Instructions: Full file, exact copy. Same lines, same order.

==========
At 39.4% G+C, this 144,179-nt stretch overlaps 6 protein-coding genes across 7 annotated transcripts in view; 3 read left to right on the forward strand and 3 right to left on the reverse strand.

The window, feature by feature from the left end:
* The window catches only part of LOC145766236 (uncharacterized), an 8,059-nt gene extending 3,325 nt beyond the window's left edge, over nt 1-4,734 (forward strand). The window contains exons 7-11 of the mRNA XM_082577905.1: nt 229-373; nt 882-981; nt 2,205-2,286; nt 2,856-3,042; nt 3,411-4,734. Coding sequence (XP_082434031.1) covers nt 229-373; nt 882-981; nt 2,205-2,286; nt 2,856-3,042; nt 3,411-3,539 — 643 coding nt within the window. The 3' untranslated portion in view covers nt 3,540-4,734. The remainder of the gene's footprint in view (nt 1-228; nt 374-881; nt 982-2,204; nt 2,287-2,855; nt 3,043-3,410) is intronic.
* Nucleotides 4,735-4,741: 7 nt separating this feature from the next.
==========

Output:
At 39.4% G+C, this 144,179-nt stretch overlaps 6 protein-coding genes across 7 annotated transcripts in view; 3 read left to right on the forward strand and 3 right to left on the reverse strand.

The window, feature by feature from the left end:
* The window catches only part of LOC145766236 (uncharacterized), an 8,059-nt gene extending 3,325 nt beyond the window's left edge, over nt 1-4,734 (forward strand). The window contains exons 7-11 of the mRNA XM_082577905.1: nt 229-373; nt 882-981; nt 2,205-2,286; nt 2,856-3,042; nt 3,411-4,734. Coding sequence (XP_082434031.1) covers nt 229-373; nt 882-981; nt 2,205-2,286; nt 2,856-3,042; nt 3,411-3,539 — 643 coding nt within the window. The 3' untranslated portion in view covers nt 3,540-4,734. The remainder of the gene's footprint in view (nt 1-228; nt 374-881; nt 982-2,204; nt 2,287-2,855; nt 3,043-3,410) is intronic.
* Nucleotides 4,735-4,741: 7 nt separating this feature from the next.